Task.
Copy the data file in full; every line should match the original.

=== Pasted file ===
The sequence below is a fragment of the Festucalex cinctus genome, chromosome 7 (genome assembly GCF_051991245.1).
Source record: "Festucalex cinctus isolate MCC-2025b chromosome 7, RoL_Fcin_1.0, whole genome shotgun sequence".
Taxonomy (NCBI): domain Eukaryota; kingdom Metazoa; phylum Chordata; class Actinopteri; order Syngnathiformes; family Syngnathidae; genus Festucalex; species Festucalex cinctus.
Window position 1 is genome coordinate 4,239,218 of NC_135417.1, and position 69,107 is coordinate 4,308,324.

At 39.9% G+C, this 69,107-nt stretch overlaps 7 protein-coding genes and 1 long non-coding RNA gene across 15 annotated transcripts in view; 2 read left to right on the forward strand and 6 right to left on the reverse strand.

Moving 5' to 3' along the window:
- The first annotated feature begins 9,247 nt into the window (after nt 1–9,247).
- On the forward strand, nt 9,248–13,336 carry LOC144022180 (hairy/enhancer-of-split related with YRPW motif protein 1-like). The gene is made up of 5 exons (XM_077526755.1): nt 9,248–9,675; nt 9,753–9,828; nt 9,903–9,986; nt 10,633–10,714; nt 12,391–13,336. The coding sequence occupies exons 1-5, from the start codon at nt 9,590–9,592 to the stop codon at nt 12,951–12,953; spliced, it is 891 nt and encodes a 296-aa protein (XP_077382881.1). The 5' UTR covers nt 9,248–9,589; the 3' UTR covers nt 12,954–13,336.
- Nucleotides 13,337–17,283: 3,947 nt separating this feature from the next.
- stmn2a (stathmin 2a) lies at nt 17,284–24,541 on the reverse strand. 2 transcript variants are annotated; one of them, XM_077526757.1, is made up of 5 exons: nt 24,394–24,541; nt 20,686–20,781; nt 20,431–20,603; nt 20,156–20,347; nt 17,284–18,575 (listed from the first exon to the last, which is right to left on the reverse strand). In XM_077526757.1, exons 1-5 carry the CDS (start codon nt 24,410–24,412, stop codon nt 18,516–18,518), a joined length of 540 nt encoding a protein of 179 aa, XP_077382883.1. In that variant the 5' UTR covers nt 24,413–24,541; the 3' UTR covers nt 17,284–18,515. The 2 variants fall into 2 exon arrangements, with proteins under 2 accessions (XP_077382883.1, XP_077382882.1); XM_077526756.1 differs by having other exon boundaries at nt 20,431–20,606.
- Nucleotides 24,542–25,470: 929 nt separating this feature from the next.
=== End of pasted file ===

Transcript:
The sequence below is a fragment of the Festucalex cinctus genome, chromosome 7 (genome assembly GCF_051991245.1).
Source record: "Festucalex cinctus isolate MCC-2025b chromosome 7, RoL_Fcin_1.0, whole genome shotgun sequence".
Taxonomy (NCBI): domain Eukaryota; kingdom Metazoa; phylum Chordata; class Actinopteri; order Syngnathiformes; family Syngnathidae; genus Festucalex; species Festucalex cinctus.
Window position 1 is genome coordinate 4,239,218 of NC_135417.1, and position 69,107 is coordinate 4,308,324.

At 39.9% G+C, this 69,107-nt stretch overlaps 7 protein-coding genes and 1 long non-coding RNA gene across 15 annotated transcripts in view; 2 read left to right on the forward strand and 6 right to left on the reverse strand.

Moving 5' to 3' along the window:
- The first annotated feature begins 9,247 nt into the window (after nt 1–9,247).
- On the forward strand, nt 9,248–13,336 carry LOC144022180 (hairy/enhancer-of-split related with YRPW motif protein 1-like). The gene is made up of 5 exons (XM_077526755.1): nt 9,248–9,675; nt 9,753–9,828; nt 9,903–9,986; nt 10,633–10,714; nt 12,391–13,336. The coding sequence occupies exons 1-5, from the start codon at nt 9,590–9,592 to the stop codon at nt 12,951–12,953; spliced, it is 891 nt and encodes a 296-aa protein (XP_077382881.1). The 5' UTR covers nt 9,248–9,589; the 3' UTR covers nt 12,954–13,336.
- Nucleotides 13,337–17,283: 3,947 nt separating this feature from the next.
- stmn2a (stathmin 2a) lies at nt 17,284–24,541 on the reverse strand. 2 transcript variants are annotated; one of them, XM_077526757.1, is made up of 5 exons: nt 24,394–24,541; nt 20,686–20,781; nt 20,431–20,603; nt 20,156–20,347; nt 17,284–18,575 (listed from the first exon to the last, which is right to left on the reverse strand). In XM_077526757.1, exons 1-5 carry the CDS (start codon nt 24,410–24,412, stop codon nt 18,516–18,518), a joined length of 540 nt encoding a protein of 179 aa, XP_077382883.1. In that variant the 5' UTR covers nt 24,413–24,541; the 3' UTR covers nt 17,284–18,515. The 2 variants fall into 2 exon arrangements, with proteins under 2 accessions (XP_077382883.1, XP_077382882.1); XM_077526756.1 differs by having other exon boundaries at nt 20,431–20,606.
- Nucleotides 24,542–25,470: 929 nt separating this feature from the next.